Hello Everyone! Hans here with the Sturtevants weekly fishing report.
This summer Sturtevants is hosting great fly fishing camps and outings. Practice your cast at our free weekly casting clinics with our fly fishing guides. If you have ever wondered what a Baetis or a Hecuba is or just like talking bugs while drinking good beer then come join our free weekly ‘Bugs and Brews’ entomology class. We are also offering summer kids fly fishing camp and ‘learn to fish’ beginner fly fishing classes. Call or stop by the shop for details.
The Big Wood
Starting downstream between Stanton Crossing and Magic Reservoir the river is low and easily wadeable. This section of river typically sees the first of the Green Drake hatch and the fish will be actively looking for bugs on the surface and, as always, eating nymphs. Above the Bellevue water diversions river flows still make for spicy wading and limited opportunities to cross. Despite this fish are coming out from their high water hiding places and moving into the slower riffles and runs. Large high floating attractor patterns have turned fish on the surface. A Stimulator, Purple PMX, or Norm’s Wood Special suspending a #16 Lightning Bug or Rainbow Warrior dropper makes for a good prospecting rig. Below the surface Green Drake nymphs are composing much of the biomass in the river and fish are keying into these hefty meals. The Q’s Crown Jewel Green Drake nymph is tied with a green glass bead body and has been a deadly pattern this season. Rubberleg Stone and pink San Juan Worms are still fishing as well. There have been whispers of Drakes already showing themselves above Ketchum and on lower Warm Springs, but as of now still far from widespread. When this hatch does happen in earnest we will be in for truly epic fishing.
Green Drakes should show up on the lower river in real numbers soon. In the lower river there is still a fair amount of ash in eddies and once deep holes but moving water is clear. As you head upstream water begins to clear and drop into prime wading conditions. Light line dry fly fishing with a 3 weight makes for an excellent day on the water.
The Creek is taking on its summertime charm once again. After a historically low water early season, things are back to normal on the Silver Creek. Select places have yet to see the regrowth of weed beds but most of the Creek is inviting and fishing well.
Mid to late morning and starting again late afternoon expect to see PMD’s, Baetis, Callibaetis, and occasionally a lonely green drake. When fish are rising a #16 PMD dun with an emerging nymph dropped a few inches below has been fooling these increasingly selective fish. PMD, Baetis, and Callibaetis nymphs fished in a tandem rig have been producing consistently for fish holed up in the deeper runs and channels. With the recent dredging of the Kilpatrick Pond fins are a good idea when floating below the bridge.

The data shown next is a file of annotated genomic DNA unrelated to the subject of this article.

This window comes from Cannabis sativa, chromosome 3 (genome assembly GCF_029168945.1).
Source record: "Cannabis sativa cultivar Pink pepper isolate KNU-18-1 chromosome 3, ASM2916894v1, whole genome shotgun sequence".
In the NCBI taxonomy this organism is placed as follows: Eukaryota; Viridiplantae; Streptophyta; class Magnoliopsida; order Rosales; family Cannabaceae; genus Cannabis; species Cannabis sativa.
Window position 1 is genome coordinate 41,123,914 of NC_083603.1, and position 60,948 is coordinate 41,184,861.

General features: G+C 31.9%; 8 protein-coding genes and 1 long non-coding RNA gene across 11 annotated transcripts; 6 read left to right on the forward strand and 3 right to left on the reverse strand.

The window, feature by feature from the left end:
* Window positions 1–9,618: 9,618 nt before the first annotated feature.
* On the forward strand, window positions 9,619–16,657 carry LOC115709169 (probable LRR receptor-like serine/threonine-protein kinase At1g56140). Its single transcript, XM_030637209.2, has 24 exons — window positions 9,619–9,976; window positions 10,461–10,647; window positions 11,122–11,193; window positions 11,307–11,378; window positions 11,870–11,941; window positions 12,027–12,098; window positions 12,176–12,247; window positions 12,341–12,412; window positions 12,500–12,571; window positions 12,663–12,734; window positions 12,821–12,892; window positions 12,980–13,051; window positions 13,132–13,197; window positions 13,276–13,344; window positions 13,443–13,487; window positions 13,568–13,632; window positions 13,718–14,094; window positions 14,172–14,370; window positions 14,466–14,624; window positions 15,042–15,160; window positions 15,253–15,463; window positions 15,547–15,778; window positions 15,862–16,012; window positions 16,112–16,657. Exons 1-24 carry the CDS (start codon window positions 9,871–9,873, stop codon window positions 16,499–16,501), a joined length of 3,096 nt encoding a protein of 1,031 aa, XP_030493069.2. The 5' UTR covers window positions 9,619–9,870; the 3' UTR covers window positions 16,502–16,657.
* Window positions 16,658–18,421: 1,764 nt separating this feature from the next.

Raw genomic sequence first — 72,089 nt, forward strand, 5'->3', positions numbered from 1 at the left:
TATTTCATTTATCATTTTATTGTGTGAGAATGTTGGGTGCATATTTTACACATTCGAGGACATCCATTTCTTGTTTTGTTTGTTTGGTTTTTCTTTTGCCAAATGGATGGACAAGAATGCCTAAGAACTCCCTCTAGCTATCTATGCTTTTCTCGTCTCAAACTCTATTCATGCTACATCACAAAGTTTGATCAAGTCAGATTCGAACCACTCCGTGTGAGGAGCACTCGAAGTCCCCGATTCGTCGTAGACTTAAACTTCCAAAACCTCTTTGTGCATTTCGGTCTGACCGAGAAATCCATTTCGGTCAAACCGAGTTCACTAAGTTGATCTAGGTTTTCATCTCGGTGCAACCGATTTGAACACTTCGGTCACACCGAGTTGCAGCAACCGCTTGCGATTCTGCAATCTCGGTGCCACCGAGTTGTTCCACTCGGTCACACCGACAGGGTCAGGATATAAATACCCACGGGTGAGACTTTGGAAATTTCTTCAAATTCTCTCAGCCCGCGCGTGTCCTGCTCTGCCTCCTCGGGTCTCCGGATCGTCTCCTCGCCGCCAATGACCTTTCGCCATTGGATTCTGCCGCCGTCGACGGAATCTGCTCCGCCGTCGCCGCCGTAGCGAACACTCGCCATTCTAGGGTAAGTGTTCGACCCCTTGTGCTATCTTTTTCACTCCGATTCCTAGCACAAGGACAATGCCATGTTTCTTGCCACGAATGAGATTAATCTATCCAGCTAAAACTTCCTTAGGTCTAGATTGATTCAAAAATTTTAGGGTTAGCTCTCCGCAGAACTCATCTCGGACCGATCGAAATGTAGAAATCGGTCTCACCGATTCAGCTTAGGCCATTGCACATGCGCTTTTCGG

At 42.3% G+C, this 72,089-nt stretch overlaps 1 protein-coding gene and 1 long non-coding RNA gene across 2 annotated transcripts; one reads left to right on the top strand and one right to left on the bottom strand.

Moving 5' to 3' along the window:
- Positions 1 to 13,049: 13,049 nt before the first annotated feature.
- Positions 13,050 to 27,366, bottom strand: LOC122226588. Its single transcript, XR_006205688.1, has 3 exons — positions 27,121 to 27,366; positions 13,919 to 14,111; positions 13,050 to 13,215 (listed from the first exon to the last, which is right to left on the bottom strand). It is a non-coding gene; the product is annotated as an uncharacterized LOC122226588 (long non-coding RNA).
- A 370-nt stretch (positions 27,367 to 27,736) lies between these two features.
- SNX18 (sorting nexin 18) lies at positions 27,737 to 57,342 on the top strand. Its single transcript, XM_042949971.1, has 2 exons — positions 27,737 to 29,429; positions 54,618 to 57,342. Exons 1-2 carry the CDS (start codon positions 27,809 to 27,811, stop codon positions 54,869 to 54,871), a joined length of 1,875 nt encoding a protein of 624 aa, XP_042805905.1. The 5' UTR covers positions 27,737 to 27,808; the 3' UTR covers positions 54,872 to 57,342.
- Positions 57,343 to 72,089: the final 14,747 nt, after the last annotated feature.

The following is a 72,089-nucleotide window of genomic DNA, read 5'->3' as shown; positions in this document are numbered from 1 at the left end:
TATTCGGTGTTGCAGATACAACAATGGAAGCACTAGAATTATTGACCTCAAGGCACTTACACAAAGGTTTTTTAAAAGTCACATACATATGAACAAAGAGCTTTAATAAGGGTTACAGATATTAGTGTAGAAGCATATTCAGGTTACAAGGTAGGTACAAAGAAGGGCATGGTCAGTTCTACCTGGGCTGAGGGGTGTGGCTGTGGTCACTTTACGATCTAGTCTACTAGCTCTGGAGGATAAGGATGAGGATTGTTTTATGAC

The Big Lost
The far upper stretches of the Big Lost System are in perfect shape. Water levels are coming down to a quite wadeable level in most places and fish are moving out from hiding. Fishing action in the Copper Basin often coincides with good weather, so pick a warm sunny day. A yellow Stimulator with a Pheasant Tail dropper will be a good prospecting setup. Pack a picnic and bring your camera! Nymphing on the main stretch below the Guard Station with large Rubberleg Stones and bright attractors can be successful if you find fishing from the bank. However, flows are still too high to wade so this may be difficult.
Snake River Carp
Keep checking the weather for hot, sunny, and light wind days in Twin Falls. The hotter the day, the hotter the fishing. Fish are actively mudding and feeding in the flats and in the reeds. Look for fish around but not in cold water springs, they seem to be avoiding the cold and clear water. Contrast the greenish tinted water and mud bottom with a tan, brown or orange Carp Craw or Belly Crawl.
Above the reservoir wading is easy and the fishing is consistent. Drift a Stonefly and small attractor nymph combo into the deep obvious holes and buckets as well as under overhanging trees. Small streamers like the Evenson’s Tunghead Minnow have taken some hefty reservoir fish that have worked their way upstream.
Inlet streams flowing into the bigger Sawtooth lakes like Redfish, Stanley, and Alturas have been giving up nice fish. Look for these fish holding right off the drop offs. Sink tip lines and flashy steamers can produce some unexpected surprises. All but the highest lakes are iced out and fishing hot!